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Art of Replacing Craniofacial Bone Defects

Authors
 Dong Kyun Rah 
Citation
 Yonsei Medical Journal, Vol.41(6) : 756-765, 2000 
Journal Title
YONSEI MEDICAL JOURNAL
ISSN
 0513-5796 
Issue Date
2000
MeSH
Animals ; Bone Diseases/surgery* ; Bone Substitutes* ; Bone Transplantation* ; Facial Bones/injuries ; Facial Bones/surgery* ; Humans ; Skull/surgery* ; Wounds and Injuries/surgery
Keywords
Biomaterial ; bone ; substitute
Abstract
In the history of medicine, many surgeons have been tried to reconstruct lost tissue and correct deformity, attempts to use implant materials have probably paralleled those involving autogenous tissue. Recently there has been an acceleration in the understanding of the requirements and potentials of implant materials caused by collaboration between material scientists, biomaterials engineers, clinicians, and clinical investigators. Alloplastic materials have become an essential part of reconstructing the function and contour of the craniofacial skeleton. Bone is a specialized form of connective tissue, which provides support, and protects vital and delicate organs. Bone is embryologically derived from mesenchymal tissue through membranous and endochondral ossification. In the clinical field, the need for bone graft has been increased due to trauma, tumor, craniosynostosis, and pure esthetic bone surgery. Various types of bone grafts have been used to repair craniofacial bone defects over many years, but the autogenous graft has many disadvantages, such as, limited donor sites, donor morbidity, pain, growth deformity and resorption. Many surgeons working in a number of centers around the world have created substitutes and simpler methods for bone replacement. As the alloplatic bone substitute has been advanced, many synthetic substitutes are replaced by bone in vivo over time. The ideal material should be cost effective, non-toxic, non-antigenic, non-carcinogenic, and inert in the body fluids, be easily shaped at the operating table, and maintain its desired form and consistency in situ. This article reviews several of the more commonly used materials for craniofacial reconstruction and summarizes their mechanical properties and clinical aspects.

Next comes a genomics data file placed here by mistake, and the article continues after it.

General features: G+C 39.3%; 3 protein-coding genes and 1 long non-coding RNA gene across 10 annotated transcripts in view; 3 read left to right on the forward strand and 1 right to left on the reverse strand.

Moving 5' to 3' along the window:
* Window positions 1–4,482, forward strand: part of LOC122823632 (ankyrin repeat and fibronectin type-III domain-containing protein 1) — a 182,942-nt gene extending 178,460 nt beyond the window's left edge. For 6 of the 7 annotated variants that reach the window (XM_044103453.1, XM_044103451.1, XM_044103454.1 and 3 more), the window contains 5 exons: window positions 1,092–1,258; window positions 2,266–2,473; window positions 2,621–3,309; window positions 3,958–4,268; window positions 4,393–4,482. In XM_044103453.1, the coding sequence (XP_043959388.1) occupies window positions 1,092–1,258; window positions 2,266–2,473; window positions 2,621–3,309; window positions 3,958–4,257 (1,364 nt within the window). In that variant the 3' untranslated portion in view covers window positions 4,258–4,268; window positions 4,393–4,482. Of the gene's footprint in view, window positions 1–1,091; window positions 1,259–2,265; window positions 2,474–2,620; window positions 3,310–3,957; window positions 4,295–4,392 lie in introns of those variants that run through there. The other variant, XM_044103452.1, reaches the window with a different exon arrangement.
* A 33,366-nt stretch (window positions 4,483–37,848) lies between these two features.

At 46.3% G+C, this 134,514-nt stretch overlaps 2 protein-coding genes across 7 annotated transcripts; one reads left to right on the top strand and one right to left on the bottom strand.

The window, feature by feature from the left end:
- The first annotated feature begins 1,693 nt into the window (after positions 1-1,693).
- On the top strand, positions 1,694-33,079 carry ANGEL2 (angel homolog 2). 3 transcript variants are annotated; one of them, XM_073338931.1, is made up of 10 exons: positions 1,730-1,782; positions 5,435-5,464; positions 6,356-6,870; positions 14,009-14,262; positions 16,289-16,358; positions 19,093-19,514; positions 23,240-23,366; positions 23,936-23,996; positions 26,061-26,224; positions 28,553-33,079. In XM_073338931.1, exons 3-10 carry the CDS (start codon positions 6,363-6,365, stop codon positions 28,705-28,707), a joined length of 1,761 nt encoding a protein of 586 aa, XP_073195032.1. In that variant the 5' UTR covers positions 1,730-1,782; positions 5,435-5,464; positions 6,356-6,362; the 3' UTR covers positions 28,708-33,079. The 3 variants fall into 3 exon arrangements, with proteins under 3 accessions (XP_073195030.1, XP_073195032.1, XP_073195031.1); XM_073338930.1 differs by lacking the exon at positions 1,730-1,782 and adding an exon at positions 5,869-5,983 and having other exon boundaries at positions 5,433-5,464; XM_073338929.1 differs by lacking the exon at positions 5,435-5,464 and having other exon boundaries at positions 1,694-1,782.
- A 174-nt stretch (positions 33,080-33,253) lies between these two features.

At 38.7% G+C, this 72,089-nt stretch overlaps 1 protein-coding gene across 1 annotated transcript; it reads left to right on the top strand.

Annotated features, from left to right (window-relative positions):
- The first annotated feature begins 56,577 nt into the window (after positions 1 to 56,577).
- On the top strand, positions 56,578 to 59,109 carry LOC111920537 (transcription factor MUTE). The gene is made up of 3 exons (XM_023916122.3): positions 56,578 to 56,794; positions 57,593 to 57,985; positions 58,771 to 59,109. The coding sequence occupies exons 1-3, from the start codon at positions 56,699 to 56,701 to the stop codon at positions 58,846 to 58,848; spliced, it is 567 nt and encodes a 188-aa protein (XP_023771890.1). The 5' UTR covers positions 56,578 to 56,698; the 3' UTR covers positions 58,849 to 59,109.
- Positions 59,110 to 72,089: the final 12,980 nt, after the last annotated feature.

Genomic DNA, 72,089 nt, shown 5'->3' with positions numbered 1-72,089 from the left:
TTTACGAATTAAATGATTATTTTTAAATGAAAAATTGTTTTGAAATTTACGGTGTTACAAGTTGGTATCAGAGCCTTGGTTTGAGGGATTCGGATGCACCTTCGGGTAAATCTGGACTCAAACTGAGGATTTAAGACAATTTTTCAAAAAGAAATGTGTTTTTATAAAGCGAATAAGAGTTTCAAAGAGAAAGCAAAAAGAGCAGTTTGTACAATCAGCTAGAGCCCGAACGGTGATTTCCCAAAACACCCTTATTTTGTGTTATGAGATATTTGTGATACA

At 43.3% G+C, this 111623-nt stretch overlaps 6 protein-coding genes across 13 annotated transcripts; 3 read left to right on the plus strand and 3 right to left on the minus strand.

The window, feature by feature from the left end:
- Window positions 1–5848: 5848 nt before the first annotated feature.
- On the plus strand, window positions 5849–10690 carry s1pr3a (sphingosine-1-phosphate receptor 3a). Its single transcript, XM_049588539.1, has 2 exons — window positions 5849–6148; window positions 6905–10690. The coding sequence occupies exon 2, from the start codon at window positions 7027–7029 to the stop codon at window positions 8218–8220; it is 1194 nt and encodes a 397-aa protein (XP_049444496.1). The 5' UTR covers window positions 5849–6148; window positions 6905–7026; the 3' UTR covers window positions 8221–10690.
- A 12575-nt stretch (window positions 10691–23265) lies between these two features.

Files in This Item:
T200001981.pdf Download
DOI
10.3349/ymj.2000.41.6.756
Appears in Collections:
1. College of Medicine (의과대학) > Dept. of Plastic and Reconstructive Surgery (성형외과학교실) > 1. Journal Papers
Yonsei Authors
Rah, Dong Kyun(나동균)
URI
https://ir.ymlib.yonsei.ac.kr/handle/22282913/171895
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